DBASSE Advisory CommitteeBiographical SketchesMichael Hout, CHAIR, (NAS) is professor of sociology and Dr. Hout’s research uses demographic methods to study social change in inequality, religion, and politics. He is co-principal investigator on the General Social Survey (GSS), a long-running NSF project. His current work uses the GSS to study changing occupational hierarchies and social mobility since 1972. He is organizing through a National Academy of Sciences, Engineering and Medicine, a standing committee, the American Opportunity Study, an inquiry into long-term trends in social mobility based on census records linked across generations. He has served on the Committee on National Statistics, Steering Committee for a Workshop on Developing a New National Survey on Social Mobility, Committee on Principles and Practices for a Federal Statistical Agency: Fifth Edition, and the Board on Testing and Assessment (Member; 12/3/2008 -- 8/31/2011) Mike’s books include Century of Difference (with Claude Fischer, 2006), The Truth about Conservative Christians (with Andrew Greeley, 2006), Inequality by Design (with five Berkeley colleagues, 1996), Following in Father's Footsteps: Social Mobility in Ireland (1989), and Mobility Tables (1983). A couple of illustrative papers include “Social and Economic Returns to Higher Education in the United States" (2012), "The Demographic Imperative in Religious Change” (with Greeley and Wilde, 2001) and "How 4 Million Irish Immigrants Came to be 40 Million Irish Americans" (with Goldstein, 1994). Mike Hout's honors include election to the American Academy of Arts & Sciences in 1997, the National Academy of Sciences in 2003, and the American Philosophical Society in 2006. Mike's education includes a B.A from the University of Pittsburgh in history and sociology and M.A. and a Ph.D. from Indiana University in sociology.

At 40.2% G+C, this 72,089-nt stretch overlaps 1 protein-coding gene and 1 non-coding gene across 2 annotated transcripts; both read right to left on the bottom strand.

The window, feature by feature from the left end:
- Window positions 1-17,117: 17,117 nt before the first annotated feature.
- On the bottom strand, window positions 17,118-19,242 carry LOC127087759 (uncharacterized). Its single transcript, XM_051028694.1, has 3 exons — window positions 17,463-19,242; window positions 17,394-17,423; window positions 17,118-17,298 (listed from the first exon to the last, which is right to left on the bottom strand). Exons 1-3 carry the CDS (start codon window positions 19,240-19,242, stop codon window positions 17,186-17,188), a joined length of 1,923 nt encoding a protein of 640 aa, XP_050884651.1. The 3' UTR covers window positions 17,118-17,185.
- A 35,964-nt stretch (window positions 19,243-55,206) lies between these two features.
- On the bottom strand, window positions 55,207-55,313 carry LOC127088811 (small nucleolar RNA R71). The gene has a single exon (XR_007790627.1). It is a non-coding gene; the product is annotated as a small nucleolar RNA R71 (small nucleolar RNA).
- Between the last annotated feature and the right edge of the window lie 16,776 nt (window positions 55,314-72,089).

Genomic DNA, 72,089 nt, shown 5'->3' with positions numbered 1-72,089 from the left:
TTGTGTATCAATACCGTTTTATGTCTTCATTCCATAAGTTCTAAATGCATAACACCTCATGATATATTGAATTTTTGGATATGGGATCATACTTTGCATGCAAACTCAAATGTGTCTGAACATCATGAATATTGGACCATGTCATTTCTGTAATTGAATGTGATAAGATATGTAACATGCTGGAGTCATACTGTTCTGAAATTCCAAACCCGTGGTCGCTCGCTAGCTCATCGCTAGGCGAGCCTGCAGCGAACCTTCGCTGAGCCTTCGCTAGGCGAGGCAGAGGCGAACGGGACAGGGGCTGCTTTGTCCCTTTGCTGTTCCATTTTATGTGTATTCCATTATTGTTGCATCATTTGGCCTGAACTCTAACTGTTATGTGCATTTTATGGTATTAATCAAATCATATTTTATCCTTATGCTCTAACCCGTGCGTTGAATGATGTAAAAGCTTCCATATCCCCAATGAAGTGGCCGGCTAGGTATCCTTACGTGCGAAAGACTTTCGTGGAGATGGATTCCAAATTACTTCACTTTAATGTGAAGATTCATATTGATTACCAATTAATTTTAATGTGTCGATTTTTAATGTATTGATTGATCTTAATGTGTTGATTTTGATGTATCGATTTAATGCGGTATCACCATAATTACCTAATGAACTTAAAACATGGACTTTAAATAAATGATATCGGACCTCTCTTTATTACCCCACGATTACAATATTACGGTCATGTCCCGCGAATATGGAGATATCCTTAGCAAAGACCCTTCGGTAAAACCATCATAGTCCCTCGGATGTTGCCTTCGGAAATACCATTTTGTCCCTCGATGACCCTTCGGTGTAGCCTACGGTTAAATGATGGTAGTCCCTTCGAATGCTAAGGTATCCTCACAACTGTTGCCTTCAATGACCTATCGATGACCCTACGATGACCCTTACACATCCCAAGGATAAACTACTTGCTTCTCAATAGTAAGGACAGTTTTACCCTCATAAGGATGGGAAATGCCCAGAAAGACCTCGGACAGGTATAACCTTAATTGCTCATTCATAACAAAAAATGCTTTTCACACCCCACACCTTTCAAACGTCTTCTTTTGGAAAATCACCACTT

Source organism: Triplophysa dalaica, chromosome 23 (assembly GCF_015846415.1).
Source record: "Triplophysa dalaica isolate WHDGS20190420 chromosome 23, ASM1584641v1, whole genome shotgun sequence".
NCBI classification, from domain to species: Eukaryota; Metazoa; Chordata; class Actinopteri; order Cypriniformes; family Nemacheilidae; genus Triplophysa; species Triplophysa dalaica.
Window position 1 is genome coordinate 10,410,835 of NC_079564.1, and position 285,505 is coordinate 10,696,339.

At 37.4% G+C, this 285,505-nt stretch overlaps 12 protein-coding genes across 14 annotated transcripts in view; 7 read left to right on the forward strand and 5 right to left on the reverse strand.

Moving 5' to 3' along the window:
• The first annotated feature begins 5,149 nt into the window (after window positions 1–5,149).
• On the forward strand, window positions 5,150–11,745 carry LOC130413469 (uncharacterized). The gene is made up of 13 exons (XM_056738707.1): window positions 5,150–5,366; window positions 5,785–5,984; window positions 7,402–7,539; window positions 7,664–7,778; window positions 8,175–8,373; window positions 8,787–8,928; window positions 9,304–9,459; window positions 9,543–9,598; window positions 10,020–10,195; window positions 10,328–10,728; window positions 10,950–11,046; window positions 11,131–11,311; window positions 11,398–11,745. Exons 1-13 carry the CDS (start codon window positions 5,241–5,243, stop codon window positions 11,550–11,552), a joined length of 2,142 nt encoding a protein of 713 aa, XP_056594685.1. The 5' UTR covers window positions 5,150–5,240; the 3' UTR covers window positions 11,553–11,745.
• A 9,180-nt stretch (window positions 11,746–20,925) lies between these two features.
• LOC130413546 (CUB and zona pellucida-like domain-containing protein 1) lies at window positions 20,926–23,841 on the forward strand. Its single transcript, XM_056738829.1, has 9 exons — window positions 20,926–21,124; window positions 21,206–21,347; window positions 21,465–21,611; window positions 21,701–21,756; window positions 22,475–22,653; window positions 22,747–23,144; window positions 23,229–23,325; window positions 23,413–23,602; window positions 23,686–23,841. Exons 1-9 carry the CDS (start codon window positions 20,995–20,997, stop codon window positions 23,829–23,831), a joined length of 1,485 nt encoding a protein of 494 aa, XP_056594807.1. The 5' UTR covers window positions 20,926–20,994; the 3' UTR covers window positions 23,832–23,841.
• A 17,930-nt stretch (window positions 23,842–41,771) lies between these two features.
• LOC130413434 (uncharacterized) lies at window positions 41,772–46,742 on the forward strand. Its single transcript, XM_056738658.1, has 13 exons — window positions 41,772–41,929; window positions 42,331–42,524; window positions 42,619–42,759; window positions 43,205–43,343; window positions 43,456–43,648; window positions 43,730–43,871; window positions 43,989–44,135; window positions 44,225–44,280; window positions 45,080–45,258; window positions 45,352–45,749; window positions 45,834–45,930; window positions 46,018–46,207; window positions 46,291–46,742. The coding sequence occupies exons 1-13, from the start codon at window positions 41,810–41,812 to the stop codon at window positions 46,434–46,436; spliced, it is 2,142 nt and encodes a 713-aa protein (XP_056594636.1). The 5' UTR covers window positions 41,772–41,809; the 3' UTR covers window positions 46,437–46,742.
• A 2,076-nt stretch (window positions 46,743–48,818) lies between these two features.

Alicia Carriquiry, (NAM) is professor of statistics at Iowa State University. Between January of 2000 and July of 2004 she was Associate Provost at Iowa State. Her research interests are in Bayesian statistics and general methods. Her recent work focuses on nutrition and dietary assessment, as well as on problems in genomics, forensic sciences and traffic safety. Dr. Carriquiry is an elected member of the International Statistical Institute and a fellow of the American Statistical Association. She serves on the Executive Committee of the Institute of Mathematical Statistics and has been a member of the Board of Trustees of the National Institute of Statistical Sciences since 1997. She is also a past president of the International Society for Bayesian Analysis (ISBA) and a past member of the Board of the Plant Sciences Institute at Iowa State University. Dr. Carriquiry is editor of Statistical Sciences and of Bayesian Analysis, and serves on the editorial boards of several Latin American journals of statistics and mathematics. She has served on three National Academy of Sciences committees: the Subcommittee on Interpretation and Uses of Dietary Reference Intakes; the Committee on Evaluation of USDA's Methodology for Estimating Eligibility and Participation for the WIC Program and the Committee on Third Party Toxicity Research with Human Research Participants. Currently, she is a member of the standing Committee on Applied and Theoretical Statistics of the National Research Council, the Committee on Assessing the Feasibility, Accuracy and Technical Capability of a Ballistics National Database of the National Research Council and of the Committee on Gender Differences in the Careers in Science, Mathematics and Engineering Faculty of the National Academy of Sciences. She is a member of the Federal Steering Committee Future Directions for the CSFII/NHANES Diet/Nutrition Survey: What we Eat in America. Dr. Carriquiry received a M.Sc. in animal science from the University of Illinois, and a M.Sc. in statistics and a Ph.D. in statistics and animal genetics from Iowa State University.